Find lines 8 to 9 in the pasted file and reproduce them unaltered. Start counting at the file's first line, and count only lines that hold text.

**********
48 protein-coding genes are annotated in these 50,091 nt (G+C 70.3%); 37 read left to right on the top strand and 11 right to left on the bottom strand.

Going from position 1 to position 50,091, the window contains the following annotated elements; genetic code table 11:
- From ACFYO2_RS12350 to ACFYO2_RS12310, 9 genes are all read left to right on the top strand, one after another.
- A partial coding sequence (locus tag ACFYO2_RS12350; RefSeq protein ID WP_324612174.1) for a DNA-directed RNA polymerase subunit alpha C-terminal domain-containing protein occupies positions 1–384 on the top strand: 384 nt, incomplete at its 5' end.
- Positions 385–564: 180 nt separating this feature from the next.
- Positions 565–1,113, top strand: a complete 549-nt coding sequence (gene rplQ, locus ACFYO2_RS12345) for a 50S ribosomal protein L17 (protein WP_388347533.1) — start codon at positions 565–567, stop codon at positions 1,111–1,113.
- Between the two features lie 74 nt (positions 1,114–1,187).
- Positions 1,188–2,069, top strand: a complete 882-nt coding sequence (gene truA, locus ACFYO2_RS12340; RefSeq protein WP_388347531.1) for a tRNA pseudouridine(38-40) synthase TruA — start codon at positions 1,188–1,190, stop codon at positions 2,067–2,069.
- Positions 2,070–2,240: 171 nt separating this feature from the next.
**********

- Positions 1,188–2,069, top strand: a complete 882-nt coding sequence (gene truA, locus ACFYO2_RS12340; RefSeq protein WP_388347531.1) for a tRNA pseudouridine(38-40) synthase TruA — start codon at positions 1,188–1,190, stop codon at positions 2,067–2,069.
- Positions 2,070–2,240: 171 nt separating this feature from the next.